7. Ketorolac Ophthalmic

    MedlinePlus

    ... lower lid of your eye with your index finger to form a pocket. Hold the dropper (tip down) with the other hand, as close to ... made by the lower eyelid. Remove your index finger from the lower eyelid. Close your eye for 2 to 3 minutes and tip your head down as though looking at the ...

  8. Procedural sedation and analgesia in pediatric patients

    PubMed Central

    Mahajan, Charu; Dash, Hari Hara

    2014-01-01

    A spectrum of conditions requires sedation and analgesia in pediatric population. Ineffective treatment of pain may result in physiological and behavioral responses that can adversely affect the developing nociceptive system. The recognition of pain in children can be facilitated by different pain scales. This article reviews the procedural sedation and analgesia (PSA) practices in children along with pharmacology of the drugs used for this purpose. PMID:24891893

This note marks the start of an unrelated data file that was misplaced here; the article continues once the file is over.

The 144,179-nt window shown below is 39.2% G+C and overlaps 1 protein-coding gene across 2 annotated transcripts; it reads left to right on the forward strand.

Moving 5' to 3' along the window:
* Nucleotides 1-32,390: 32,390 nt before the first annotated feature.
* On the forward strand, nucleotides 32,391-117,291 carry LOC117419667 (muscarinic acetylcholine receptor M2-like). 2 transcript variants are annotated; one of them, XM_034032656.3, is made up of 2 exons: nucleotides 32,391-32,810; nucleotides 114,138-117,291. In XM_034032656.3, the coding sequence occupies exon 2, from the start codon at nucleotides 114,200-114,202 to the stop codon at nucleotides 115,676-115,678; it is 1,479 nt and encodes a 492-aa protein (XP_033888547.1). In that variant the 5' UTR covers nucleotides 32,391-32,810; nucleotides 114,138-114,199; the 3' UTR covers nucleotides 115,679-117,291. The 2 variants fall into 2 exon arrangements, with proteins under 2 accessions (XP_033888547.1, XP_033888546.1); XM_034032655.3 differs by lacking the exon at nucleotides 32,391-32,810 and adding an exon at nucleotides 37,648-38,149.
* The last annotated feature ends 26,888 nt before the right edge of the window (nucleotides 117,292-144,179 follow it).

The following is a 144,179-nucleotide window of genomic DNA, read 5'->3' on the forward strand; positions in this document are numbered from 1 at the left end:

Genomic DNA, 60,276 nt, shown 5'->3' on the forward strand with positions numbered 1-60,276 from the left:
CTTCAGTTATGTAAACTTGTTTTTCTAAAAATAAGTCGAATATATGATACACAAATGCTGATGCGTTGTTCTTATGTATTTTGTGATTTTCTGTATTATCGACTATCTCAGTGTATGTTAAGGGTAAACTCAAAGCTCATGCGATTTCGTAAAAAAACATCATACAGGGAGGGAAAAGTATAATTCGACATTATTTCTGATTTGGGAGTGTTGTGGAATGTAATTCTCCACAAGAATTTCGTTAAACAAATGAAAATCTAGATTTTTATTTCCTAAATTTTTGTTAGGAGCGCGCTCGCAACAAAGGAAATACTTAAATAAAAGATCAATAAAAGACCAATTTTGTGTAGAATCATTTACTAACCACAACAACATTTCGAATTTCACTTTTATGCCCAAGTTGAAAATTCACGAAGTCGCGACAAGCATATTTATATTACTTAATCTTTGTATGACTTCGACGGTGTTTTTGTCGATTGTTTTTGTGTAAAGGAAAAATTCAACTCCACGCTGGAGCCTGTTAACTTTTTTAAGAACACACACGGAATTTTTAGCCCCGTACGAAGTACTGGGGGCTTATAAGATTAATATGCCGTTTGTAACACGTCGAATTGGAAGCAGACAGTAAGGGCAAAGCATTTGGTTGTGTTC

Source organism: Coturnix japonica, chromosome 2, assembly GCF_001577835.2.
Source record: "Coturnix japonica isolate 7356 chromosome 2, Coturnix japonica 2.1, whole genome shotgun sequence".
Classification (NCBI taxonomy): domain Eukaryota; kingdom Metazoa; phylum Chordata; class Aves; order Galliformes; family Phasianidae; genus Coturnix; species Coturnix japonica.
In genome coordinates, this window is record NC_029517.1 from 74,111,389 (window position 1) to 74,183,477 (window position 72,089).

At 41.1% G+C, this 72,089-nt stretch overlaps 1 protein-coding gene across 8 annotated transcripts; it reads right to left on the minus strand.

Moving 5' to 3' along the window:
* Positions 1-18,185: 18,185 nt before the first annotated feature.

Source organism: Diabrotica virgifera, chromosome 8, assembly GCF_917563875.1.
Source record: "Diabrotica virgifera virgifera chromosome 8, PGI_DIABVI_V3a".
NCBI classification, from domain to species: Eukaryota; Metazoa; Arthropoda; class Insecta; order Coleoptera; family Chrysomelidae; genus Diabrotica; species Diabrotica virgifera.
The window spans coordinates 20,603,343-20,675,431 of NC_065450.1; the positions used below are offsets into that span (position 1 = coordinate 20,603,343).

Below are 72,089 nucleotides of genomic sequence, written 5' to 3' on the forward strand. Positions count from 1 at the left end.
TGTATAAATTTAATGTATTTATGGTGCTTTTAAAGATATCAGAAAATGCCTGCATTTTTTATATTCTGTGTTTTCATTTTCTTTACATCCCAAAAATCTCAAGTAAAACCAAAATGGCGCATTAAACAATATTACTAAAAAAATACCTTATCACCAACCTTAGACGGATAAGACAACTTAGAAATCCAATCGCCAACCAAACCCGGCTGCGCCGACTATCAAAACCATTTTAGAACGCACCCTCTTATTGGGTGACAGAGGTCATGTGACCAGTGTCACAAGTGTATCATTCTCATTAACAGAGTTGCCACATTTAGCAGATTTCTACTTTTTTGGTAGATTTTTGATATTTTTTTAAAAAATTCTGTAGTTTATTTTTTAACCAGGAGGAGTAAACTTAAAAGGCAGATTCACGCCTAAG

9. [Perioperative analgesia for opioid tolerant patients].

    PubMed

    Lerchl-Wanie, G; Angster, R

    2010-07-01